easy on the monkey

things people say sometimes about mediation that prevent them from really doing it:

  • i don’t/can’t meditate because i can’t stop myself from thinking.
  •  i meditate by doing things i like. when something causes me contentment, i am meditating.
  • in the dictionary, meditate is defined as: to think carefully or deeply about something.

meditation changes lives. a regular, formal practice alters the brain in objectively (scientifically) observable ways. the inner experience of these changes and those less observable are profoundly freeing and uplifting. the benefits are too great to wave aside arbitrarily for a lack of information or understanding. let’s dispel some common misconceptions.

stopping the mind from thinking through use of volition is virtually impossible

a common misconception: meditation is about quieting the mind, therefore we must use our will power to squelch and strangle every poor little thought… if this were the case, no one would ever meditate. there’s no way such self-abuse could ever lead anyone to an inner state of peace.

the thinking mind has long been compared to a monkey. the monkey chatters. the monkey swings from branch to branch. it’s attention span leaves much to be desired. the monkey is not tame and obeys it’s own nature.
don’t strangle your monkey. first of all, he’s only doing what he does because it is his nature. secondly, monkeys freak when you try to strangle them. don’t be a jerk to your monkey.

so, decoding the above: it is the nature of the mind to think. why expect otherwise? the important realization, the absolutely critical realization, is that you are not your thoughts, you are not your mind. ask: who is it that is watching the monkey…?

and where does this leave us? in a position to stop chasing the poor little simian all over the place. chill and monkey-watch. human awareness is powerful. giving chase to thoughts imbues them with energy and gives rise to potentially endless narratives. observing rather than engaging thoughts will calm and quiet the monkey-mind. this takes practice, but practice is synonymous with success. every time i remember to disengage from the stream of thoughts and become the witness once more, i have succeeded.

liking what your are doing at the moment is not the same as meditating.

as an artist, i’m no stranger to the meditative mood. accessing creativity is like a switching back and forth between rational thinking states and deeper no-thought states that yield inspiration. those no-thought states might be same as or similar to a meditative state. but without the intention of meditating, of encouraging that inner space one moment at a time, it isn’t meditating.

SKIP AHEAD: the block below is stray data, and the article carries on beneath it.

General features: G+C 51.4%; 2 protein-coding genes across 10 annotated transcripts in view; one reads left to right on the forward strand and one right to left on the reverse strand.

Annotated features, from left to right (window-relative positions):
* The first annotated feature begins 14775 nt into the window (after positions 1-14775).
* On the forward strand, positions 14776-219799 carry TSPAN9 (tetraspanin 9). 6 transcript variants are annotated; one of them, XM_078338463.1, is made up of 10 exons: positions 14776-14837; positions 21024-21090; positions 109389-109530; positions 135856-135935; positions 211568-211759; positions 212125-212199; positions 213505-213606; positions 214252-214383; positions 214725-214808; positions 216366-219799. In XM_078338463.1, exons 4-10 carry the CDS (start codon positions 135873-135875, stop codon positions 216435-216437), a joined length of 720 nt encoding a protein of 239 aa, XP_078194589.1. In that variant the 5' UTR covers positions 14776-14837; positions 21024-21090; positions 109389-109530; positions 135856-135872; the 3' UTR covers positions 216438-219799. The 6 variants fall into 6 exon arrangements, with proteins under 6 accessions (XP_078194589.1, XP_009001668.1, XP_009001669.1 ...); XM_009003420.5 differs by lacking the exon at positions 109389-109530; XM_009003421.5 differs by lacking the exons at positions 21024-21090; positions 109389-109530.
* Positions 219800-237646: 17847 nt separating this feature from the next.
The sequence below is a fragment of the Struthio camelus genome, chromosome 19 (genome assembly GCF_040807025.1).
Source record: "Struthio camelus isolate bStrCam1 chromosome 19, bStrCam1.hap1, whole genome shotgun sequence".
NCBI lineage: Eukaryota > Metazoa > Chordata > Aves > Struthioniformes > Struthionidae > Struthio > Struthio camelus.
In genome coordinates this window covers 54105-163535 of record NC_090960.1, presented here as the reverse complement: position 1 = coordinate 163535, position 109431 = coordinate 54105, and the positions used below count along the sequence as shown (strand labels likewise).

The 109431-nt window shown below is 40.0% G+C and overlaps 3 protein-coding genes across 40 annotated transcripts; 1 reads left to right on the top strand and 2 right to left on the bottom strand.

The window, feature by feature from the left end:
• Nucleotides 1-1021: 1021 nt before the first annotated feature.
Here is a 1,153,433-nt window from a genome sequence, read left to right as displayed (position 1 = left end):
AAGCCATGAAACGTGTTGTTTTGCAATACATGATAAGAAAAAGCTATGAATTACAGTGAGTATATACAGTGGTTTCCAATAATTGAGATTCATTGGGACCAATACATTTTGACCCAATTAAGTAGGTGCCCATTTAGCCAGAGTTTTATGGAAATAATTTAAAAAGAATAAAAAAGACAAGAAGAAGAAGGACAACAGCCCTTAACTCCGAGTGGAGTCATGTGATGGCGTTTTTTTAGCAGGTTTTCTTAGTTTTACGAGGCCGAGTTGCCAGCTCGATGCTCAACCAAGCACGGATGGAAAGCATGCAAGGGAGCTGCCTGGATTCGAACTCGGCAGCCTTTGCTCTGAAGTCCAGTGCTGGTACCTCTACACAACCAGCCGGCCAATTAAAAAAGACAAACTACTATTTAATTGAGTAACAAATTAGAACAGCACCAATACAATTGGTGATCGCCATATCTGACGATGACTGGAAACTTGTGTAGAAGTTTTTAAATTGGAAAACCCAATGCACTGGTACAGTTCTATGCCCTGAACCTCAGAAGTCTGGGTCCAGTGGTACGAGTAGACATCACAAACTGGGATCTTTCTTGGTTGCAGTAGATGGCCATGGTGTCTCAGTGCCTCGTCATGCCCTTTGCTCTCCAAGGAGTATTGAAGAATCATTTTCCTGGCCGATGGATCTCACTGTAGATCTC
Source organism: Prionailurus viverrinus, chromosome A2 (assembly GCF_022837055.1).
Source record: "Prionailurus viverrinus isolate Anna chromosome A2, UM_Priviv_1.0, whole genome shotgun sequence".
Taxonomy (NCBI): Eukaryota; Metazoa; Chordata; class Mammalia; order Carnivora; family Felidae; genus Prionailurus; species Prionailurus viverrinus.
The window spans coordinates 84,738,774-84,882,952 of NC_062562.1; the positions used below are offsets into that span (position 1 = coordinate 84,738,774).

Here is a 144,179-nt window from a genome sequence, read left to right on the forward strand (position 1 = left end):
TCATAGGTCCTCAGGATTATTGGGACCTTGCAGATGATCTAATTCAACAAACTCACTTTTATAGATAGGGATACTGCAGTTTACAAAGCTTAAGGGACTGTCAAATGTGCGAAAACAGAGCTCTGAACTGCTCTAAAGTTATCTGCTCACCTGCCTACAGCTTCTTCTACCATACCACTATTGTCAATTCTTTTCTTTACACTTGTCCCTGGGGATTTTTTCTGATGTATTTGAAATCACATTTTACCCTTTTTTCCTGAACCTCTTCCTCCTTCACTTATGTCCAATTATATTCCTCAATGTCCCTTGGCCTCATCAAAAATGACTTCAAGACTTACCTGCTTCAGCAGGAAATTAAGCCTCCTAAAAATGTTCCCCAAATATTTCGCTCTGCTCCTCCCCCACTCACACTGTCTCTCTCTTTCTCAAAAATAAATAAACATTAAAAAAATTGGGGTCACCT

i experience random sensations of deep interconnection with all of creation. it’s a good time that might relate directly to my own spiritual foundation, but it does not offer the same benefits as actually meditating. meditation might foster in one a deep sense of affinity, contentment, and joy, but the reverse is not valid logic.

the dictionary definition implying intentional thought is clearly not the subject at hand

i’m not saying that the definition in Websters is invalid. lots of words have multiple meanings or mean different things in different contexts. but clearly we are talking about the not-thinking kind here.

in closing:

give it a shot because there are no substitutions for becoming the master of your own mind. how powerful are your thoughts? do they serve you well? do they sweep you up in a storm? leave you with clenched fists over a scenario merely imagined? how much energy could be refocused to better use with an improvement in your thought-life?

i recommend this book:
“Joy of Living” by Yongey Mingyur Rinpoche
for its great basic meditation techniques. his approach is lighthearted and accessible. this book is very secular and mentions more science than faith. i’m big on faith, don’t get me wrong – my own faith is deepened by the benefits of meditation. but sometimes you just need to retrain your brain. its non-religiousness renders it suitable for all audiences.

Share on FacebookShare on Google+Tweet about this on TwitterPin on Pinterest
Bookmark the permalink.

Leave a Reply

Your email address will not be published. Required fields are marked *

− two = 1